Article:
Tonal values: Light and shade, a key element in making your paintings and drawings better, 2 of 10

The cliffs at Hunstanton in greyscale to show tonal values

Tonal Values

Getting to grips with tonal values is essential to capture your subject in an interesting way.

 The original version of the striped cliffs at Hunstanton in colour

You need to use the full range of tones observable - this may be a limited range as in a subtle Gwen John interior (below) or a misty day - but more often has a wide range of contrasts.   I find students are often wary of pushing the darks enough and the finished work lacks impact - deepen those darks (with colour not black) and the painting comes to life.

Gwen John

This Gwen John interior is a beautiful study using a limited tonal range, the shadows under the chair the darkest area, though not intensely dark, the rest bathed in a diffused light.

Half close your eyes to simplify tonal values and capture them with more ooomph.  Colours are a totally separate issue from tone - yellow in the shade can be darker than black in sunlight - it's essential to look and compare, squint, really observe closely and don't simply think of the colour your left brain knows the object to be.  The effects of light can make it appear a very different colour and tone.  Constantly compare - the small hole punched in paper for filing can be useful to isolate an area so that you can assess it without preconceptions creeping in.

Remember as well that a camera can't cope with the number of tones a human eye can.   If a human eye can see 10 degrees of tone then a camera catches less than half.   Some areas disappear into blackness - black holes where the human eye would see colour in the shadows.   Some areas get burnt out - skies too pale and washed out for instance - whereas the human eye sees the colour and tone.  So, if working from photos a lot of visual memory needs to be drawn on to add back the missing elements.

Read this article on Handprint to see a scientific and interesting explanation of our perception of tonal value

 Don't forget 'lost' edges where things next to each other may be different colours (or not), but are tonally equal and the edge is indistinct as in the this Caravaggio painting, where the clothes melt into the darkness behind the figures-  or the chair back almost melting into the soft shade in the Gwen John interior.

 Caravaggio is an absolute master of contrast, with parts of the subject lost in darkness, faces and hands gesturing are brightly lit adding pure drama to the scene being enacted as though on a stage.

Consider the very different mood that the tonal values (and marks) evoke in these paintings and the one below.


Just look at the clever use of tone in this painting by Turner - he's used it to create a vortex, all marks and tones leading you to the ship in difficulties, the light areas silhouetting it, the dark swallowing it without clear distinction between boat and sea.  Again, tone to add pure drama.

 Do take a look at Turner's sketchbooks at the Tate if you haven't done so - here.   They could have been done today,  amazing, free, timeless, so well observed.

 This is a study I did of a studio space I had about 12 years ago and below is a greyscale version.

As with the Gwen John interior the light was diffused.    The space was cluttered with a shirt over the back of a chair, a  vase of wiliting flowers and a tin of brushes, the window at the back but probably fluorescent lights lit as well.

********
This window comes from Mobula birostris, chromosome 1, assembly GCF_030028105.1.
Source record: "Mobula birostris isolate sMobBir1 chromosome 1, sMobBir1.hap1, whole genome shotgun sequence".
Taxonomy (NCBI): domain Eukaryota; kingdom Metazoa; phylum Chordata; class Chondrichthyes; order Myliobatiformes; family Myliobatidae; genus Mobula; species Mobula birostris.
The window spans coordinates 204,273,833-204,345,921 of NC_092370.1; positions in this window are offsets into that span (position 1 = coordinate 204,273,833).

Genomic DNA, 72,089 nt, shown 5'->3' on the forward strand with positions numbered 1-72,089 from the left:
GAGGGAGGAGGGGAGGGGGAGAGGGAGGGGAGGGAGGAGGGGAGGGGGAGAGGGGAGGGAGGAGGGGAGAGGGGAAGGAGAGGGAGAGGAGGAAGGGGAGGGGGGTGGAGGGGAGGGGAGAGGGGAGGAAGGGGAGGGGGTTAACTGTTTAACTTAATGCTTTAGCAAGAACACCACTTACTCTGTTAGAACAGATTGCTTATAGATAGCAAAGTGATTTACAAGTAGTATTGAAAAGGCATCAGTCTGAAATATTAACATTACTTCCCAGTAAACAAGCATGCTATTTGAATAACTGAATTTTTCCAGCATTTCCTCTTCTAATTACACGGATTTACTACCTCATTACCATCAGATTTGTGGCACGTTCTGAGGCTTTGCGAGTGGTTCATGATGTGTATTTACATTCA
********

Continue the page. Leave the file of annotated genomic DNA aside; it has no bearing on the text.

close up of the brushesm backlit by the window and below in grescale

Tonal value also creates a sculptural sense of form

With these studies of cardoon heads I wanted to get the volume, the robust heavy shape, the different textures - scaly dry bracts and fluffy interior - tonal value (and observation and mark making - see they all interlink!)  is what I used to try to achieve this.   I felt I was sculpting with the pencils, interpreting a 3D subject in 2D but trying to make it  feel 3D, pushing the bits of darkness behind the bracts to make them come forward, using light over dark as well as dark over light in the fluffy areas.  My little electric erasers are brilliant for this.  I've got a Jakar and a Derwent one..  The Derwent spins a little slower, is a little wider and has longer refills.

 The same issues of volume and form apply to any subject - portraits or landscapes.

Other artists that might interest you

Kurt Jackson's landscapes are full of light and shade, beautifully observed.  Reflections on water are especially fabulous :>)  (also intense observation and lovely mark making)

David Prentice   both traditional and abstracted work - but the tonal values are as important as the colour

If painting/drawing an abstract, tonal values still apply.   The overall painting still needs to work tonally it's a  balancing act even though it isn't related to some concrete object, view or person being observed directly.

Mary Fedden flattens perspective, isn't concerned about 3 dimensions but her paintings still consider tone as well as colour and composition.

Barbara Rae abstracts from the landscape in wonderful vivid colour -  but again the tone works.  Take a look at her wonderful sketchbook, sadly out of print - I was tempted to buy : > )

To make an interesting painting, the light must be interesting in the first place, giving interesting tonal variation and shadows.

It's worth lighting a still life with lamps or positioning it sideways on to a window - or backlit for drama.

In the landscape evening and morning light is far more interesting than the flat light of midday.  It has long shadows and a special quality to the light whereas midday - especially in summer - can be just plain boring to paint and results in a boring painting.

Prior posts in this series

Post one of this series an overview

Post two - on observation

More to follow with points 3 -10  : > )


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